The story of our little home, orchard, and us.
Two years ago I experienced my greatest fear, greatest joy, and greatest blessing all in less than 24 hours. I was eight months pregnant with our fourth little duckling and my husband was away during the week for work. At 10:30 pm on a Monday evening, three and half weeks before I was due, I went into labor. I called the hotel where my husband was, to wake him up and tell him he needed to make his way home because the baby was coming. I prayed he would make it in time, but since our other ducklings all took 14-16 hours to arrive, I felt pretty confident he'd be home in plenty of time since he was only a couple hours away. He did. Around 3am, my mom made it over to watch the other three ducklings so Andy and I could make our way to the hospital. I was at a 4 and not in real active labor, but since I had excessive amniotic fluid, they kept me due to the risk of my water breaking. All checked in and cozy in our room by 5am. All was going well as I labored all morning and afternoon as usual.
By 3 pm that afternoon the baby started showing signs of distress. I was approaching 10 so the doctor continued monitoring his heartrate, and felt I could get to 10 and deliver in time. As I continued to labor, two things started happening. One, the baby's heartrate was continuing to drop during contractions, and two I started spotting some bright red blood. Both were concerns, but I was so close to delivering, the doctor pressed on. Finally around 5pm I was at 10. I did my best to deliver this guy, and after three other deliveries I knew how to push, but this one just wasn't budging. His heartrate continued to drop, and wasn't recovering as quickly. I also started spotting more. The doctor checked and rechecked, and couldn't figure out why this child wasn't budging. He seemed wedged against my pelvis for no apparent reason. We continued pushing to no avail. After 45 minutes of futile attempts at delivery, and the signs of distress on the baby increasing, the doctor turned to me and said "I think you've had a placental abruption, and its time for an emergency C-section." The baby's heartrate had dropped to 32 and wasn't coming back up. Within two and half minutes I was in the operating room being torn open.
The shock of what they found was evident in the audible gasp. I did indeed have a placental abruption, and my child was drowning in my blood. For those of you who do not know what this is, it is when the placenta tears away from the uterine wall prior to delivery. The concern with this condition is two fold. One, the placenta is the baby's lifeline providing the oxygen and blood needed to survive in utero. Without its attachment, the baby is without those basic needs. Two, the mother will hemorrhage and can bleed out in seconds before anyone can save her. Not only was I hemorrhaging, but had been for awhile. Over an hour. The fact that our little guy was stuck, was killing him, but saving me.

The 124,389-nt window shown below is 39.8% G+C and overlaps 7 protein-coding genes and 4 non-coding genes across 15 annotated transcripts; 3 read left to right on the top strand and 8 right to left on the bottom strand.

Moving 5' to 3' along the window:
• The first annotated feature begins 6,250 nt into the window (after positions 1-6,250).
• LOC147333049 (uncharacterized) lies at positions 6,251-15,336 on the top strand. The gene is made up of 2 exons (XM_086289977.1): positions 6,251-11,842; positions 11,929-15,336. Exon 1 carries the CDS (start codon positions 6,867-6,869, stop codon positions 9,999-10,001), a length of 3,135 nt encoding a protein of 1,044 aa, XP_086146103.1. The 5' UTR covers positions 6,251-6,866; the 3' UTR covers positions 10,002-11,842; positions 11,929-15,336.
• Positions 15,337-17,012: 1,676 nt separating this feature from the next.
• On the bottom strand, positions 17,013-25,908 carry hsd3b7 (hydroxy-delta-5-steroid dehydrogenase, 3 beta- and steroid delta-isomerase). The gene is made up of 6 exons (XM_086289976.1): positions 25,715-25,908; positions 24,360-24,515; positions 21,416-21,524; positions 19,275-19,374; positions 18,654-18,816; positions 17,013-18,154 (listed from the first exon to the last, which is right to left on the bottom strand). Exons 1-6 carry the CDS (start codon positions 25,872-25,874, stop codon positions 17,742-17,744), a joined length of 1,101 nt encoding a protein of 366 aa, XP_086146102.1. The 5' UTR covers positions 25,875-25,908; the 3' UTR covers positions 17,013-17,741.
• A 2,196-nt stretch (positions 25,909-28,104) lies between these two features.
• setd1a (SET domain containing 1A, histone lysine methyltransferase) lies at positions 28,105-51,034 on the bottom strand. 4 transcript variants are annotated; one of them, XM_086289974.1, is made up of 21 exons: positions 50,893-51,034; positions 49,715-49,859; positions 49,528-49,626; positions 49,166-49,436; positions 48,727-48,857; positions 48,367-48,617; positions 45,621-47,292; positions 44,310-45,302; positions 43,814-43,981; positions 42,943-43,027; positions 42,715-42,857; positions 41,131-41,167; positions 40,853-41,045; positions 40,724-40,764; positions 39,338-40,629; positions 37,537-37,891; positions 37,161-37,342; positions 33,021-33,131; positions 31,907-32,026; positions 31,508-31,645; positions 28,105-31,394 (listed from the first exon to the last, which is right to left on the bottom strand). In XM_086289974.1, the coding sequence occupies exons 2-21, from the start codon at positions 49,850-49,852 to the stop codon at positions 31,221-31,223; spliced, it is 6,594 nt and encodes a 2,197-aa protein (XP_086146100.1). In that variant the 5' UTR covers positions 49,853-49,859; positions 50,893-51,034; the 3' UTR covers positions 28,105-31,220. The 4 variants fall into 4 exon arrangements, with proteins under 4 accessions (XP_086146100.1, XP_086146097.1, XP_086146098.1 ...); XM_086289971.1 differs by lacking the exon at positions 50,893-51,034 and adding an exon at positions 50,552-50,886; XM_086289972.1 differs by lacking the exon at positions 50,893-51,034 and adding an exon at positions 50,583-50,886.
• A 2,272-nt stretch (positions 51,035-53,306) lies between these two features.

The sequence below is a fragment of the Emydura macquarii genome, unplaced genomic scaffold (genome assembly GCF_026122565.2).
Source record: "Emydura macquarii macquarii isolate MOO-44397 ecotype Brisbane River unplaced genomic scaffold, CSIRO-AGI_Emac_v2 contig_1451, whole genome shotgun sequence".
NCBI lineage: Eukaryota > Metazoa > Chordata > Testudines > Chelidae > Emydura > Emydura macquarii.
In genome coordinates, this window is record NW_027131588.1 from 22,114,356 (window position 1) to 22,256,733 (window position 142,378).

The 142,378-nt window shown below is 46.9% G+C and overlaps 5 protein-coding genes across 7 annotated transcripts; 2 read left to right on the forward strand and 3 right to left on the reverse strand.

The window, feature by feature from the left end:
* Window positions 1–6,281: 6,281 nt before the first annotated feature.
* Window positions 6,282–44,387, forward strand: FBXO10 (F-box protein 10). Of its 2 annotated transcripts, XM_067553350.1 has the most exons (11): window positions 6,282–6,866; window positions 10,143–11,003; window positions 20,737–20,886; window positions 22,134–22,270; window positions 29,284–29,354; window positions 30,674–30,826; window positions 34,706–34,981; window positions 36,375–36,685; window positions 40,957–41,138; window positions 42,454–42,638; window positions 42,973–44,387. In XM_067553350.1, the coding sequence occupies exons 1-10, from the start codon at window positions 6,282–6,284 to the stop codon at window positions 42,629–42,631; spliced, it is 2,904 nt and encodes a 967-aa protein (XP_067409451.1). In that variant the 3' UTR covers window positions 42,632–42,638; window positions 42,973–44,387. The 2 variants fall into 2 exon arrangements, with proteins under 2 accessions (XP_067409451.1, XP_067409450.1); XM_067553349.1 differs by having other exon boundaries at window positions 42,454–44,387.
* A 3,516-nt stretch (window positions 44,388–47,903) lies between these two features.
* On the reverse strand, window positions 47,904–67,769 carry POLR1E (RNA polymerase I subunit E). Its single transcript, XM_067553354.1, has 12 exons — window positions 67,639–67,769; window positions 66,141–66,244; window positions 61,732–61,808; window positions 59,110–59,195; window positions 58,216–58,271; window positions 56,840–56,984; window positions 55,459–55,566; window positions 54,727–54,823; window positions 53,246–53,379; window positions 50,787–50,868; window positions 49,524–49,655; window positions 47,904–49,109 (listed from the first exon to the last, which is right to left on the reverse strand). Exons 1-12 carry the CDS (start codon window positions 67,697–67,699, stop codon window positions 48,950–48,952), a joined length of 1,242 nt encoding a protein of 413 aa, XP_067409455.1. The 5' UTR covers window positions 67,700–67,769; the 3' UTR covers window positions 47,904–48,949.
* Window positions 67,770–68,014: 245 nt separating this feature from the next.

My husband and I often talk about that moment when we first saw our child. The doctor pulled him up and over to hand him to the nurse and we both caught a glimpse of a completely lifeless child. Neither of us can ever describe that image completely. The color of slate gray his entire body displayed is indescribable. He was limp, motionless, and soundless. We watched him be exchanged between hands, as a team of six medical professionals furiously went to work on him. My husband and I glanced at each other with fear already knowing. They barked orders at one another, and the others in the room assisting them. His lungs were at 100% capacity of my blood. He had been without oxygen for an undetermined amount of time, and you could almost feel the intensity at which they diligently worked to save him.
A team of four surgeons continued working on me, and all they kept saying was "Oh my God. Look at this. I can't believe this. I've never seen this. Look at this. Oh my God." Yes, I was completely awake and aware of what was going on the entire time. Since I had an epidural for delivery, there was no need to knock me out, and there wasn't time. After what seemed like an eternity, we heard a small noise escape from our baby. It was the first time we knew for sure he wasn't already gone.
A nurse hurriedly wrapped him up, picked him up, and said "Momma, here is your baby." She then turned to my husband and said "Are you going with the baby, or staying with Mom?" To hear my husband retell this portion will bring you to tears. While it was only a fraction of a second, he had a thousand thoughts run through his mind. He wasn't sure the baby or I were going to make it. The thought of walking out that door and never see me again made him want to double over and throw up. Staying with me, and having only that lifeless glimpse of our child was overwhelming. Then he remembered a conversation we had when I was pregnant with our first child. If anything were ever to happen, he would stay with the child. I was an adult and knew what was going on. The child would need an advocate. He made his decision, kissed me on the cheek and rushed out the doors with the medical team and our helpless child.
I turned my focus back on to my doctors to realize what they were marveling at was how large my uterus was from all the blood pooling inside of me, and how it all stayed there instead of me bleeding out. Even though I was awake and coherent, I wasn't sure I was going to make it either. I started praying. I prayed to my God that if it was my time to go that he would give my family the strength to press forward. I prayed he would give my husband courage and skills to raise our babies on his own. I prayed my children would grow up knowing how much I loved them, and how I wanted nothing more than for them to know Him, love Him, and serve Him above all else. I prayed that if both of us went, our family wouldn't lose sight of Him through all the hurt. I prayed that if our duckling left, we would find joy in the moments we did have with him, and be content knowing he was created, and was now with his maker never knowing the pain life can sometimes bring. I prayed like I never prayed before asking Him to save us both, but knowing His ways are higher than mine. Not my will, but thine.